Remove unnecessary and outdated provisions.

The Bill amends the Commerce (Trade Descriptions) Act and the Maritime Powers Act. The Bill also repeals the Customs (Tariff Concession System Validations) Act 1999 and the Import Processing Charges (Amendment and Repeal) Act 2002 as these Acts are now obsolete.

Reasons for Urgency

The amendments made by Schedule 1 of the Bill support the security, defence and international relations of Australia. The amendments made by Schedule 2 of the Bill confer on industry the deregulation benefits that will flow from not having to enter into an interim trusted trader agreement with the Comptroller-General of Customs.

The amendments made by Schedule 3 of the Bill give effect to Australia's international obligations regarding the exemption of payments of import declaration processing charge.

CUSTOMS TARIFF AMENDMENT BILL 2016

Purpose of the Bill

The purpose of the Customs Tariff Amendment Bill 2016 (the Bill) is to make a number of minor amendments to the Customs Tariff Act 1995 (the Tariff Act) to:

a) Repeal Schedule 1 of the Tariff Act;

b) Repealing section 16A of the Tariff Act;

c) insert three new Additional Notes into Chapters 7, 8 and 19 of Schedule 3 to the Tariff Act; and

d) Close the Enhanced Project By-law Scheme.

Reasons for Urgency

The Bill gives effect to a 2016-17 Department of Industry, Innovation and Science Budget measure to close the Enhanced Project By-law Scheme and provide certainty to importers.

These amendments are also urgent as they are required to align the Australian classification of provisional preserved fruits and vegetables and certain pastas with our major trading partners, following recent interpretation by the Administrative Appeals Tribunal.

Australian classifications of such goods are currently misaligned with that of our major trading partners and international commitments, and present administrative problems for importers of such goods.

INDEPENDENT PARLIAMENTARY EXPENSES AUTHORITY BILL

INDEPENDENT PARLIAMENTARY EXPENSES AUTHORITY (CONSEQUENTIAL AMENDMENTS) BILL 2017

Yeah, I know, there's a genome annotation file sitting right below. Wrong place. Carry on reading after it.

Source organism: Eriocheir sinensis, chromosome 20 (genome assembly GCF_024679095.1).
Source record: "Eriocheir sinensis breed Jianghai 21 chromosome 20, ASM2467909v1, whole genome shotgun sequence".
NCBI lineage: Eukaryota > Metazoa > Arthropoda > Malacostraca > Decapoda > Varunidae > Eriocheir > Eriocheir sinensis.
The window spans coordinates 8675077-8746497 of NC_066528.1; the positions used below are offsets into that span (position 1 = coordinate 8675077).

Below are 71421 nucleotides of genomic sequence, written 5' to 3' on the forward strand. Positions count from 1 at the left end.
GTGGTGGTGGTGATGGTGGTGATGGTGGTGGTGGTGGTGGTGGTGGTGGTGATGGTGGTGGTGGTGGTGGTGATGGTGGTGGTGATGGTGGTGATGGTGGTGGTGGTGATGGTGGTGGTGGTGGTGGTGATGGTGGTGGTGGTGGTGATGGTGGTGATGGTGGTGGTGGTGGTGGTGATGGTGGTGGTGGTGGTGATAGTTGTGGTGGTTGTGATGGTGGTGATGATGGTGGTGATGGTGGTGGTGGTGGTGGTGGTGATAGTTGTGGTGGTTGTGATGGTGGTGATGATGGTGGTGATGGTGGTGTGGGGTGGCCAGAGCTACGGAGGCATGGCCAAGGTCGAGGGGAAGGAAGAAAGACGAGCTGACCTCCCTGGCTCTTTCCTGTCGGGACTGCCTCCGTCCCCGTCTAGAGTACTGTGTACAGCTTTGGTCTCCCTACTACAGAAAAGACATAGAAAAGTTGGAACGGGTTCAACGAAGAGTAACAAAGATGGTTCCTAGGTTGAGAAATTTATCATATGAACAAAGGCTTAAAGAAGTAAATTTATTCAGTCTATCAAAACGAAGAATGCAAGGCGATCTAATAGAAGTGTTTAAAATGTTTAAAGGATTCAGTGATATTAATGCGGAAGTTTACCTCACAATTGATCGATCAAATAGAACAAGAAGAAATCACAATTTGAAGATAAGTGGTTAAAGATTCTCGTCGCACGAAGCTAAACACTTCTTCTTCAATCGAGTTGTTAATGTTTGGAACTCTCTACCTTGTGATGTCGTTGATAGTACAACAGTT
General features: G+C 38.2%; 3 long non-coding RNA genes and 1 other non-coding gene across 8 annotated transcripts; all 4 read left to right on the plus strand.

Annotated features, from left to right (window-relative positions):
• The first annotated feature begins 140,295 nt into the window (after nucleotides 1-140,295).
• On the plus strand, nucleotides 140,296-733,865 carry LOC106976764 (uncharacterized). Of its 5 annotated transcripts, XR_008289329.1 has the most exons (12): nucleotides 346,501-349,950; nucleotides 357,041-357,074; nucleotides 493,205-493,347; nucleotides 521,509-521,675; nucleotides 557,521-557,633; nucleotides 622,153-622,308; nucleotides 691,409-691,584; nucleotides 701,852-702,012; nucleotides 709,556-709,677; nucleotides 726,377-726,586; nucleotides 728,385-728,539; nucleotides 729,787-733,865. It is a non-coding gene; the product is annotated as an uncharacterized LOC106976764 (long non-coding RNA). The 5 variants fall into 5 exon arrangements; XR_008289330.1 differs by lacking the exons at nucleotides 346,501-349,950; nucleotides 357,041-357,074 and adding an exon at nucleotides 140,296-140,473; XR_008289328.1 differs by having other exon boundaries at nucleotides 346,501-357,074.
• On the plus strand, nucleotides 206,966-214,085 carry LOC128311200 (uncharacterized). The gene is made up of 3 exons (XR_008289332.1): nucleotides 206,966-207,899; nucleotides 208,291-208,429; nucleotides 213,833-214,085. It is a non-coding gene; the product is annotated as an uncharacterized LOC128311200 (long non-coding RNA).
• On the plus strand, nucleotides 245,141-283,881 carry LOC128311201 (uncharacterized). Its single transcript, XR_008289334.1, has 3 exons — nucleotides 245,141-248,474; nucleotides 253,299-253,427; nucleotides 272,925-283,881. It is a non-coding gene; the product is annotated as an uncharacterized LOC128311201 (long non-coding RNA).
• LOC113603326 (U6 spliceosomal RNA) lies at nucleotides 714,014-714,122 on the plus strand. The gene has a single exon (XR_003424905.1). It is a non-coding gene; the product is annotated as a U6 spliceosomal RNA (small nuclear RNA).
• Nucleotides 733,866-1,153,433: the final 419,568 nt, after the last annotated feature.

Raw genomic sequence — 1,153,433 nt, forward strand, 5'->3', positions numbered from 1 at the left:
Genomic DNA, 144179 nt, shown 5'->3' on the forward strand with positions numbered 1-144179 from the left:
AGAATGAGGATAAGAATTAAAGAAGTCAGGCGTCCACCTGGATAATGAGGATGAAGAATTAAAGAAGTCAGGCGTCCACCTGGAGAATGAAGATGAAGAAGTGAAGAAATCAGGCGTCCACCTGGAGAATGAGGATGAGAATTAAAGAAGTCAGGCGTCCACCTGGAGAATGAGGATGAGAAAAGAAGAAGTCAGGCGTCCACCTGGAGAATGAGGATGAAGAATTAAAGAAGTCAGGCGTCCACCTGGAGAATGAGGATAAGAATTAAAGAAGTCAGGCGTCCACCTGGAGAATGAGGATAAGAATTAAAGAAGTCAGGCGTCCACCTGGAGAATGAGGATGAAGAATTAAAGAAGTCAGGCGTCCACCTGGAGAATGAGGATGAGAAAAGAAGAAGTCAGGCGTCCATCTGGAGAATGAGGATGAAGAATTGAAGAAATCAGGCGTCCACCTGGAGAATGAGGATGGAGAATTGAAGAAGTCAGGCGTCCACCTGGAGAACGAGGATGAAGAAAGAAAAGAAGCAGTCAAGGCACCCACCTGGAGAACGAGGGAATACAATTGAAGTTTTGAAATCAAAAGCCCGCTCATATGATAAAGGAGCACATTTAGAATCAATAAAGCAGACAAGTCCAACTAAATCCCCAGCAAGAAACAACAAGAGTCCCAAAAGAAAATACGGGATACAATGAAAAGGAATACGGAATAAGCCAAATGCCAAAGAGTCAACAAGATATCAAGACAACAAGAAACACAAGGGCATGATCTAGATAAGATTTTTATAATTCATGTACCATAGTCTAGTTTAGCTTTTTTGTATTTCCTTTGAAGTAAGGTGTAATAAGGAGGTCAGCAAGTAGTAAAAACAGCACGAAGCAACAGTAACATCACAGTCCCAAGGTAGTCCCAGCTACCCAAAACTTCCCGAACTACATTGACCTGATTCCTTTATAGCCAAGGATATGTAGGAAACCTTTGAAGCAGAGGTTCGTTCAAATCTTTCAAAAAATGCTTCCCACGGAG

Purpose of the Bill

To establish an independent parliamentary expenses authority to monitor and adjudicate all expenses claims by parliamentarians, ensuring that taxpayers' funds are spent appropriately and in compliance with the rules.

Reasons for Urgency

On 13 January 2017 the Prime Minister announced the establishment of an independent parliamentary expenses authority to improve transparency and accountability of the parliamentary work expenses system. The bill needs to be passed as soon as possible to expedite the implementation of this reform.

PARLIAMENTARY ENTITLEMENTS LEGISLATION AMENDMENT BILL

Purpose of the Bill

To amend the Parliamentary Entitlements Act 1990 to implement the reforms announced by the Government on 9 November 2013 to:

impose a 25 per cent loading on travel claims submitted after 1 January 2014 that require subsequent adjustment; and

limit the travel provided to the dependent children of Senior Officers to those who are less than 18 years of age.

To give effect to changes to the Members of Parliament (Life Gold Pass) Act 2002 to:

cease Life Gold Pass travel of spouses and de facto partners of Life Gold Pass holders, other than the spouse or de facto partner of a former Prime Minister who has left the Parliament;

cease Life Gold Pass travel of former parliamentarians, other than Ministers, Presiding Officers and Leaders of the Opposition (Senior Office Holders) who left the Parliament on or before 13 May 2011;

cease Life Gold Pass travel of former Senior Office Holders who qualified for a Life Gold Pass when they left the Parliament on or before 13 May 2008;

phase out Life Gold Pass travel of former parliamentarians, other than Senior Office Holders, to five return domestic trips per year from their retirement date to whichever is the earliest of:

- three years from the date of their retirement;

- the expiry date of the next full parliament after their retirement; or

- the day after the Bill receives the Royal Assent

phase out Life Gold Pass travel of former Senior Office Holders to 10 return domestic trips per year, from their retirement date to whichever is the earliest of:

- six years from the date of their retirement;

- the expiry date of the second full parliament after their retirement; or

- the day after the Bill receives the Royal Assent

reduce Life Gold Pass travel of former Prime Ministers to 30 return domestic trips per year;

reduce Life Gold Pass travel of the spouse or de facto partner of a former Prime Minister

to 20 return domestic trips per year; and

require that all Life Gold Pass travel be subject to a public benefit test in that it may not be used for private or commercial purposes.

The effect of these changes will be that Life Gold Pass travel will cease upon commencement of the Bill for all current pass holders with the exception of former Prime Ministers and their spouses.

Reasons for Urgency

On 9 November 2013, the Government announced that changes to the Parliamentary Entitlements Act 1990 would take effect from 1 January 2014. The changes to the Members of Parliament (Life Gold Pass) Act 2002 took retrospective effect from 14 May 2014.